That would sound daunting coming off the nine consecutive games in which the Eagles' defense held the opposing team to 21 points or fewer. Coming off Sunday’s debacle in Minnesota, and dealing with the smoking ruins of his secondary, you can see why Davis is concerned.
Nickel cornerback Brandon Boykin, who leads the team with four interceptions, has a concussion. His availability will be determined by the NFL concussion protocol. He would be replaced by safety Patrick Chung or cornerback Roc Carmichael, or a combination of both.
Davis may get rookie safety Earl Wolff back after a five-week absence due a knee injury. But Davis said Wolff will have to “crawl” back into the lineup before he’s completely back to where he was in early November.
Wolff’s replacement, the veteran Chung, was benched in favor of Kurt Coleman. Davis revealed Tuesday that decision was made before the game.
“Pat and Kurt knew we were rotating every two series,” Davis said. “Now we were rotating because Patrick is in a little bit of a slump. We were prepared in practice, we were 50/50 with the reps. That wasn’t something that was a knee-jerk reaction.”
Coleman injured his hamstring and spent the second half in the locker room getting treatment. Colt Anderson, who plays mostly special teams, injured his knee while pressed into service on defense.
Davis said Wolff and Coleman are “day to day,” while Anderson is “more week to week.”
And those are just the injured players. Davis also has to regroup with starting cornerbacks, Cary Williams and Bradley Fletcher, who are coming off their worst performance since the Denver game. Safety Nate Allen earned the distinction of being the least-bad defensive back of the day for the Eagles.
“It is a well-rounded offense that’s coming at us,” Davis said. “We had a bad day in Minnesota. They’re in the right mindset. Nobody’s pouting about last week. We accepted it, we owned up to it, we talked about the mistakes. Now we’re going forward and we’re going to attack Chicago with everything we have.”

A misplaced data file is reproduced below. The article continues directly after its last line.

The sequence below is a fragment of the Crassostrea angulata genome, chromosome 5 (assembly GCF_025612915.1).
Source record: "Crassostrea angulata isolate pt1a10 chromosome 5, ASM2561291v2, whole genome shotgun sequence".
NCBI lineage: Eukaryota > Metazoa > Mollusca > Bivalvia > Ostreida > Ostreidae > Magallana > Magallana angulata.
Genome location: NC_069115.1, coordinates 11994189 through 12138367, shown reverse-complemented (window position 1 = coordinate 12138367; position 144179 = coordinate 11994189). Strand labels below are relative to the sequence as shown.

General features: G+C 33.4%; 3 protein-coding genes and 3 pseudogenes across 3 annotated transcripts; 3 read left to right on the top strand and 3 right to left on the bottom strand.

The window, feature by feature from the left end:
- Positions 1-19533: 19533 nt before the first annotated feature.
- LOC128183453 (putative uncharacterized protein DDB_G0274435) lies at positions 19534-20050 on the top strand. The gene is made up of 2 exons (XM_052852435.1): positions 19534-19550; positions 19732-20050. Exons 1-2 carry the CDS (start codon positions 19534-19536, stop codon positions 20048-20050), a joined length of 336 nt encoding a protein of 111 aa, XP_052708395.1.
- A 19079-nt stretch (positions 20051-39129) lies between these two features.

CHICAGO - A few thoughts on the Dallas Cowboys' 45-28 loss to the Chicago Bears on Monday.
What it means for the Cowboys: With this embarrassment, the Cowboys now find themselves chasing the Philadelphia Eagles, and they need to win intervening games versus Green Bay and at Washington to make sure the Week 17 meeting at AT&T Stadium is for the NFC East title.
If they can, they will be in their third straight de facto NFC East title game to close the season. If they can't, owner and general manager Jerry Jones will have to reassess his statement that Jason Garrett will be the coach in 2014.
It's December, so the Cowboys struggle because that's what they do. Tony Romo has taken the brunt of the criticism for that record, but Monday's loss falls squarely on the defense. Josh McCown threw for four touchdowns and ran for another score. Wide receivers Alshon Jeffery and Brandon Marshall did whatever they wanted against whomever they wanted. Matt Forte ran for more than 100 yards.
If there was ever a sign that Monte Kiffin should be out as coordinator after this season, it was this game. It's one thing to get lit up by Peyton Manning and Drew Brees. It's quite another to have it happen against a backup quarterback, even if McCown had been playing well in Jay Cutler's absence.
Stock watch: DeMarcus Ware, falling. Last week, Ware said the strength had finally returned to the quadriceps that kept him out for three games. But he was invisible versus the Bears before he was gifted a sack in the fourth quarter. Ware has two sacks since his return but is likely to see his streak of having at least 10 sacks in a season end at seven.
There's no defense in Dallas: Blame the injuries all you want, but Rob Ryan at least had an injury-riddled defense competitive last year. Kiffin has had to deal with injuries, but he had zero answers for the Bears.